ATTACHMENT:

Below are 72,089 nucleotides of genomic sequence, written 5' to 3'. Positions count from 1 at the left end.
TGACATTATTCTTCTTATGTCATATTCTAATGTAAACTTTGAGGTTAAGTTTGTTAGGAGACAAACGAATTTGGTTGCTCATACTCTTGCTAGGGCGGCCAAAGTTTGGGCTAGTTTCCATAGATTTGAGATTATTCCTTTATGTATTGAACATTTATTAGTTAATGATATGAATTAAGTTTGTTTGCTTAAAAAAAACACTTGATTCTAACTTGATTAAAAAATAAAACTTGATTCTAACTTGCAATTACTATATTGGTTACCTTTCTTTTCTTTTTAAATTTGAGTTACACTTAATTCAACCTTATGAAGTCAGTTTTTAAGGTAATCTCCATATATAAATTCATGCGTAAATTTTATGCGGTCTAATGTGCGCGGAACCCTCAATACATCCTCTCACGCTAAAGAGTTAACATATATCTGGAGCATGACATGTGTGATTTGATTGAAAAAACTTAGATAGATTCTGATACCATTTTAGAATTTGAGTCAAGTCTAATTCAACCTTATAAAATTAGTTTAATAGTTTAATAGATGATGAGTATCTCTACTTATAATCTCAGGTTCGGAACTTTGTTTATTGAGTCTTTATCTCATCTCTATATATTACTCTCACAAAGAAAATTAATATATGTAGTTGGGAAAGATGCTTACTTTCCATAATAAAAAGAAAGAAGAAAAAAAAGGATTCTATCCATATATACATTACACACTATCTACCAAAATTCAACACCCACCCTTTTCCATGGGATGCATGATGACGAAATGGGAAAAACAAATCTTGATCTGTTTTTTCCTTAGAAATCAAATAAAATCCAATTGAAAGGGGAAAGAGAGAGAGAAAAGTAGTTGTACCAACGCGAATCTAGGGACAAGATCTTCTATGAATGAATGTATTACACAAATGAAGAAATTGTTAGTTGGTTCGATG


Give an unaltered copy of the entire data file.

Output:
Below are 72,089 nucleotides of genomic sequence, written 5' to 3'. Positions count from 1 at the left end.
TGACATTATTCTTCTTATGTCATATTCTAATGTAAACTTTGAGGTTAAGTTTGTTAGGAGACAAACGAATTTGGTTGCTCATACTCTTGCTAGGGCGGCCAAAGTTTGGGCTAGTTTCCATAGATTTGAGATTATTCCTTTATGTATTGAACATTTATTAGTTAATGATATGAATTAAGTTTGTTTGCTTAAAAAAAACACTTGATTCTAACTTGATTAAAAAATAAAACTTGATTCTAACTTGCAATTACTATATTGGTTACCTTTCTTTTCTTTTTAAATTTGAGTTACACTTAATTCAACCTTATGAAGTCAGTTTTTAAGGTAATCTCCATATATAAATTCATGCGTAAATTTTATGCGGTCTAATGTGCGCGGAACCCTCAATACATCCTCTCACGCTAAAGAGTTAACATATATCTGGAGCATGACATGTGTGATTTGATTGAAAAAACTTAGATAGATTCTGATACCATTTTAGAATTTGAGTCAAGTCTAATTCAACCTTATAAAATTAGTTTAATAGTTTAATAGATGATGAGTATCTCTACTTATAATCTCAGGTTCGGAACTTTGTTTATTGAGTCTTTATCTCATCTCTATATATTACTCTCACAAAGAAAATTAATATATGTAGTTGGGAAAGATGCTTACTTTCCATAATAAAAAGAAAGAAGAAAAAAAAGGATTCTATCCATATATACATTACACACTATCTACCAAAATTCAACACCCACCCTTTTCCATGGGATGCATGATGACGAAATGGGAAAAACAAATCTTGATCTGTTTTTTCCTTAGAAATCAAATAAAATCCAATTGAAAGGGGAAAGAGAGAGAGAAAAGTAGTTGTACCAACGCGAATCTAGGGACAAGATCTTCTATGAATGAATGTATTACACAAATGAAGAAATTGTTAGTTGGTTCGATG